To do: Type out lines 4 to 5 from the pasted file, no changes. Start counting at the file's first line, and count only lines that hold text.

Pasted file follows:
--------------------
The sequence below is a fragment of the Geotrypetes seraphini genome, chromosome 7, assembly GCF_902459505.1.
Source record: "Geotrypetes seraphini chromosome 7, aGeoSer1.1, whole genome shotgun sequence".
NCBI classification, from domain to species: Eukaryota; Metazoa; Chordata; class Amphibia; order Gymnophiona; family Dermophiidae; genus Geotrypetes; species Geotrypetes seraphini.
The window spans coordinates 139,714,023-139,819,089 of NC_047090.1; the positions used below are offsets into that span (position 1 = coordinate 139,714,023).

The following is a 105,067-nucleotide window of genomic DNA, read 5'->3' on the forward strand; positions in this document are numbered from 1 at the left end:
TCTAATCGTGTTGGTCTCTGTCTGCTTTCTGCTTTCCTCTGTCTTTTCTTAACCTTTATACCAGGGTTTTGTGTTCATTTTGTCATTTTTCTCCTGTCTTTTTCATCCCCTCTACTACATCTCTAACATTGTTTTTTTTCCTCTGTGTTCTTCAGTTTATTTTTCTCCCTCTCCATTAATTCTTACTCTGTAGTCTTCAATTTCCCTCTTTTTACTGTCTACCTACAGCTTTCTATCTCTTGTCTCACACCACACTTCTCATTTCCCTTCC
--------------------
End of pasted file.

The window spans coordinates 139,714,023-139,819,089 of NC_047090.1; the positions used below are offsets into that span (position 1 = coordinate 139,714,023).

The following is a 105,067-nucleotide window of genomic DNA, read 5'->3' on the forward strand; positions in this document are numbered from 1 at the left end: